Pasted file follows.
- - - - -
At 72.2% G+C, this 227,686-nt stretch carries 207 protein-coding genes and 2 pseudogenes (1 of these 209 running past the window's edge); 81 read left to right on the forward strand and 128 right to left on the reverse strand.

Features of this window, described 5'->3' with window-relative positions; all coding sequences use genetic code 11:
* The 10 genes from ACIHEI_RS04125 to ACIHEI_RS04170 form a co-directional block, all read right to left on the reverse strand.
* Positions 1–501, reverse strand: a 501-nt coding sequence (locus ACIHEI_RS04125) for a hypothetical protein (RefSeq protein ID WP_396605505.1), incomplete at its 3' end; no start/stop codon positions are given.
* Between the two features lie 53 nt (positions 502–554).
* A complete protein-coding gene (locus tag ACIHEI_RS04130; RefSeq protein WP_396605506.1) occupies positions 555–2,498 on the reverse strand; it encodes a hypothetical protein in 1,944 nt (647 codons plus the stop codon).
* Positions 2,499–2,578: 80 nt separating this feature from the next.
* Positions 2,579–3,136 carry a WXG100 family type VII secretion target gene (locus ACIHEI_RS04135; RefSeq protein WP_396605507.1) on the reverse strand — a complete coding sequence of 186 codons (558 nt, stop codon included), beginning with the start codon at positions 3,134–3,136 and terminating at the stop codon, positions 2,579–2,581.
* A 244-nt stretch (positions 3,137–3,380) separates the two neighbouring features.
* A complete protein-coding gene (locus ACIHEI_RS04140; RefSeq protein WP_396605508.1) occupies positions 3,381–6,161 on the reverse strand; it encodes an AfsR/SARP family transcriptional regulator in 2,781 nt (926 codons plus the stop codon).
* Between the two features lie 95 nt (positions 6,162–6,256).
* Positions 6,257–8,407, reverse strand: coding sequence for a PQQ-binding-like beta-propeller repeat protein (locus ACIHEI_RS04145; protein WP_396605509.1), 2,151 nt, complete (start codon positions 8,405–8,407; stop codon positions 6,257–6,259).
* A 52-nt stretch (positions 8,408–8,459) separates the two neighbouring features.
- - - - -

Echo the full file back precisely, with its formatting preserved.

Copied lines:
At 72.2% G+C, this 227,686-nt stretch carries 207 protein-coding genes and 2 pseudogenes (1 of these 209 running past the window's edge); 81 read left to right on the forward strand and 128 right to left on the reverse strand.

Features of this window, described 5'->3' with window-relative positions; all coding sequences use genetic code 11:
* The 10 genes from ACIHEI_RS04125 to ACIHEI_RS04170 form a co-directional block, all read right to left on the reverse strand.
* Positions 1–501, reverse strand: a 501-nt coding sequence (locus ACIHEI_RS04125) for a hypothetical protein (RefSeq protein ID WP_396605505.1), incomplete at its 3' end; no start/stop codon positions are given.
* Between the two features lie 53 nt (positions 502–554).
* A complete protein-coding gene (locus tag ACIHEI_RS04130; RefSeq protein WP_396605506.1) occupies positions 555–2,498 on the reverse strand; it encodes a hypothetical protein in 1,944 nt (647 codons plus the stop codon).
* Positions 2,499–2,578: 80 nt separating this feature from the next.
* Positions 2,579–3,136 carry a WXG100 family type VII secretion target gene (locus ACIHEI_RS04135; RefSeq protein WP_396605507.1) on the reverse strand — a complete coding sequence of 186 codons (558 nt, stop codon included), beginning with the start codon at positions 3,134–3,136 and terminating at the stop codon, positions 2,579–2,581.
* A 244-nt stretch (positions 3,137–3,380) separates the two neighbouring features.
* A complete protein-coding gene (locus ACIHEI_RS04140; RefSeq protein WP_396605508.1) occupies positions 3,381–6,161 on the reverse strand; it encodes an AfsR/SARP family transcriptional regulator in 2,781 nt (926 codons plus the stop codon).
* Between the two features lie 95 nt (positions 6,162–6,256).
* Positions 6,257–8,407, reverse strand: coding sequence for a PQQ-binding-like beta-propeller repeat protein (locus ACIHEI_RS04145; protein WP_396605509.1), 2,151 nt, complete (start codon positions 8,405–8,407; stop codon positions 6,257–6,259).
* A 52-nt stretch (positions 8,408–8,459) separates the two neighbouring features.